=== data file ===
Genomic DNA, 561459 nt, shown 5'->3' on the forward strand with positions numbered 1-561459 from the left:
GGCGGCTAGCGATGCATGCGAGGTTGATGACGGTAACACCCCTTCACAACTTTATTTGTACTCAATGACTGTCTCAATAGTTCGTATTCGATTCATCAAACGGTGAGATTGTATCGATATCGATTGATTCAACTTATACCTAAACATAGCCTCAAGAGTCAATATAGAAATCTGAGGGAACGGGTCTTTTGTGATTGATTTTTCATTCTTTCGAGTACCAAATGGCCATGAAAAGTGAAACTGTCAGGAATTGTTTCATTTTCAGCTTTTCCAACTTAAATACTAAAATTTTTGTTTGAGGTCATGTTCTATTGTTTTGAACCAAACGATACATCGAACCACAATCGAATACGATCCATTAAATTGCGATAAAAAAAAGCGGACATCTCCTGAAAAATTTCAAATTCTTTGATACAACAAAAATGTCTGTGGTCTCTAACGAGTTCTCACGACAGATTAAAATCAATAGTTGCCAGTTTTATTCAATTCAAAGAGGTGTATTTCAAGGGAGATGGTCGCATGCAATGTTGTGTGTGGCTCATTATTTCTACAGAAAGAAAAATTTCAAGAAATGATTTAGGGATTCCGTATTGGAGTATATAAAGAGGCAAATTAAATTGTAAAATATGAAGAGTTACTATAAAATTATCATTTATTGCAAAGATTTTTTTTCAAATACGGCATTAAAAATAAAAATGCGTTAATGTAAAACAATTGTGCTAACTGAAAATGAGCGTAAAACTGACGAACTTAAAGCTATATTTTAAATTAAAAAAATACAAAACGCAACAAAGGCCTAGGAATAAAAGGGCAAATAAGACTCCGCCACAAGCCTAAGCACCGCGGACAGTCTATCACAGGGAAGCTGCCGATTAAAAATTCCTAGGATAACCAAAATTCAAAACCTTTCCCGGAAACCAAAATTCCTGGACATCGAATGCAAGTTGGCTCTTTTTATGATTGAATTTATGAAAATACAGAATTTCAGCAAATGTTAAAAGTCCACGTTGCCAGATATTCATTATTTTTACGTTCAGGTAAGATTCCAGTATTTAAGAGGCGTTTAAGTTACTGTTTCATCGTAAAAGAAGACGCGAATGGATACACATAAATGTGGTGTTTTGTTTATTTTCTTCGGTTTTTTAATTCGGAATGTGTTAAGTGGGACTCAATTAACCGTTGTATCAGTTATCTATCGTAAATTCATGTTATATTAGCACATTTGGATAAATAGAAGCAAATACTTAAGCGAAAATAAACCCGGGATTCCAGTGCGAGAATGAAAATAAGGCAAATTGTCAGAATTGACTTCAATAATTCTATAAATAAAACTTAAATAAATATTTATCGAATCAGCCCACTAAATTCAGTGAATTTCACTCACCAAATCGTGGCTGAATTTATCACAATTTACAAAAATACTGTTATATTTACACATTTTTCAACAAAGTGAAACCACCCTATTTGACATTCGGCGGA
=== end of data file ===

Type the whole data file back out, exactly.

Genomic DNA, 561459 nt, shown 5'->3' on the forward strand with positions numbered 1-561459 from the left:
GGCGGCTAGCGATGCATGCGAGGTTGATGACGGTAACACCCCTTCACAACTTTATTTGTACTCAATGACTGTCTCAATAGTTCGTATTCGATTCATCAAACGGTGAGATTGTATCGATATCGATTGATTCAACTTATACCTAAACATAGCCTCAAGAGTCAATATAGAAATCTGAGGGAACGGGTCTTTTGTGATTGATTTTTCATTCTTTCGAGTACCAAATGGCCATGAAAAGTGAAACTGTCAGGAATTGTTTCATTTTCAGCTTTTCCAACTTAAATACTAAAATTTTTGTTTGAGGTCATGTTCTATTGTTTTGAACCAAACGATACATCGAACCACAATCGAATACGATCCATTAAATTGCGATAAAAAAAAGCGGACATCTCCTGAAAAATTTCAAATTCTTTGATACAACAAAAATGTCTGTGGTCTCTAACGAGTTCTCACGACAGATTAAAATCAATAGTTGCCAGTTTTATTCAATTCAAAGAGGTGTATTTCAAGGGAGATGGTCGCATGCAATGTTGTGTGTGGCTCATTATTTCTACAGAAAGAAAAATTTCAAGAAATGATTTAGGGATTCCGTATTGGAGTATATAAAGAGGCAAATTAAATTGTAAAATATGAAGAGTTACTATAAAATTATCATTTATTGCAAAGATTTTTTTTCAAATACGGCATTAAAAATAAAAATGCGTTAATGTAAAACAATTGTGCTAACTGAAAATGAGCGTAAAACTGACGAACTTAAAGCTATATTTTAAATTAAAAAAATACAAAACGCAACAAAGGCCTAGGAATAAAAGGGCAAATAAGACTCCGCCACAAGCCTAAGCACCGCGGACAGTCTATCACAGGGAAGCTGCCGATTAAAAATTCCTAGGATAACCAAAATTCAAAACCTTTCCCGGAAACCAAAATTCCTGGACATCGAATGCAAGTTGGCTCTTTTTATGATTGAATTTATGAAAATACAGAATTTCAGCAAATGTTAAAAGTCCACGTTGCCAGATATTCATTATTTTTACGTTCAGGTAAGATTCCAGTATTTAAGAGGCGTTTAAGTTACTGTTTCATCGTAAAAGAAGACGCGAATGGATACACATAAATGTGGTGTTTTGTTTATTTTCTTCGGTTTTTTAATTCGGAATGTGTTAAGTGGGACTCAATTAACCGTTGTATCAGTTATCTATCGTAAATTCATGTTATATTAGCACATTTGGATAAATAGAAGCAAATACTTAAGCGAAAATAAACCCGGGATTCCAGTGCGAGAATGAAAATAAGGCAAATTGTCAGAATTGACTTCAATAATTCTATAAATAAAACTTAAATAAATATTTATCGAATCAGCCCACTAAATTCAGTGAATTTCACTCACCAAATCGTGGCTGAATTTATCACAATTTACAAAAATACTGTTATATTTACACATTTTTCAACAAAGTGAAACCACCCTATTTGACATTCGGCGGA